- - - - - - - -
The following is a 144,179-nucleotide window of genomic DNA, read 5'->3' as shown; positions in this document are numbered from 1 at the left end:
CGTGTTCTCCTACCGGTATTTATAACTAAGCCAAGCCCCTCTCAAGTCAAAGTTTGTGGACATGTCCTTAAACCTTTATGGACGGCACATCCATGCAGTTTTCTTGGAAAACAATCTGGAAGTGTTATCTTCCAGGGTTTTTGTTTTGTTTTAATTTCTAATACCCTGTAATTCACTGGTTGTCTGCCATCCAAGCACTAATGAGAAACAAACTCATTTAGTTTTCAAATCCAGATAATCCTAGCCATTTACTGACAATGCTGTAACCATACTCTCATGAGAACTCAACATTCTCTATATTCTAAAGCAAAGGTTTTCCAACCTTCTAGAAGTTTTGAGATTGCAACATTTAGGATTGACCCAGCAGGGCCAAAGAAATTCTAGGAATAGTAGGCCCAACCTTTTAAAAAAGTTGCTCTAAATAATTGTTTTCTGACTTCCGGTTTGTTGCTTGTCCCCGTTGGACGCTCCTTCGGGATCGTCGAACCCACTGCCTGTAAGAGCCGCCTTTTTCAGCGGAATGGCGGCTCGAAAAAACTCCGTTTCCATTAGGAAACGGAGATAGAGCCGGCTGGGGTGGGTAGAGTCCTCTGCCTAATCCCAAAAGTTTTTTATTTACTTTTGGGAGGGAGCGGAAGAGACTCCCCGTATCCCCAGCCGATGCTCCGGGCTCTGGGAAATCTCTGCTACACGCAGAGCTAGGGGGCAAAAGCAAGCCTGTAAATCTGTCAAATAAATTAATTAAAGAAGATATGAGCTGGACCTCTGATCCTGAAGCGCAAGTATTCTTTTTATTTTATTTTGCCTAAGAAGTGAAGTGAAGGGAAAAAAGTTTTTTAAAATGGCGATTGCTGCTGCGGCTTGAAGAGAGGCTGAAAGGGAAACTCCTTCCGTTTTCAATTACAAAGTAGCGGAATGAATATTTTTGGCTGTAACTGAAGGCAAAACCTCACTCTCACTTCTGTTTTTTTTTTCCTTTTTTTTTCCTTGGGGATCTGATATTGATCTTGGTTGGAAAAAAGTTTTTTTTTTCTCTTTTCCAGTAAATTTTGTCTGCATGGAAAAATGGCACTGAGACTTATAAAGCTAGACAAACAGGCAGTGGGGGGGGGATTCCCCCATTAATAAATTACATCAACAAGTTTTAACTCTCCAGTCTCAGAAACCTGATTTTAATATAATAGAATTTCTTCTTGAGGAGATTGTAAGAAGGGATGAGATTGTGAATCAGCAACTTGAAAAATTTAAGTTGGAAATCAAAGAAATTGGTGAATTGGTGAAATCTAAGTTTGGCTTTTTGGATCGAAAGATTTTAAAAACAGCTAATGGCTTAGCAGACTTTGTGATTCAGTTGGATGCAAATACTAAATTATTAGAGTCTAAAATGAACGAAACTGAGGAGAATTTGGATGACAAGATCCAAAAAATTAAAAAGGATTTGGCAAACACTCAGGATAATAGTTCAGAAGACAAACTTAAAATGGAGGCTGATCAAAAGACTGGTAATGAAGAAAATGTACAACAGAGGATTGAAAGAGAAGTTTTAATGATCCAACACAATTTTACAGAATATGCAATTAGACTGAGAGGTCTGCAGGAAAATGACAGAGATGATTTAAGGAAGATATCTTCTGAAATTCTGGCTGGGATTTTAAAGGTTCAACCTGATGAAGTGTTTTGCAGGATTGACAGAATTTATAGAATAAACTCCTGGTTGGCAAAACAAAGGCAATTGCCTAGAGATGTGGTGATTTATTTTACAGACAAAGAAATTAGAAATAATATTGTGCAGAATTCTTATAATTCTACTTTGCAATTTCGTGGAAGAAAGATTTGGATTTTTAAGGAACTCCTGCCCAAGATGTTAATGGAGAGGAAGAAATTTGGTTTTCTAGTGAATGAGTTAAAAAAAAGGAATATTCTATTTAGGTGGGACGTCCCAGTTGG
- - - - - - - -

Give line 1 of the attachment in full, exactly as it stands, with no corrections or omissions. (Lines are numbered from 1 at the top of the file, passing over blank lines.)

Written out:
The following is a 144,179-nucleotide window of genomic DNA, read 5'->3' as shown; positions in this document are numbered from 1 at the left end: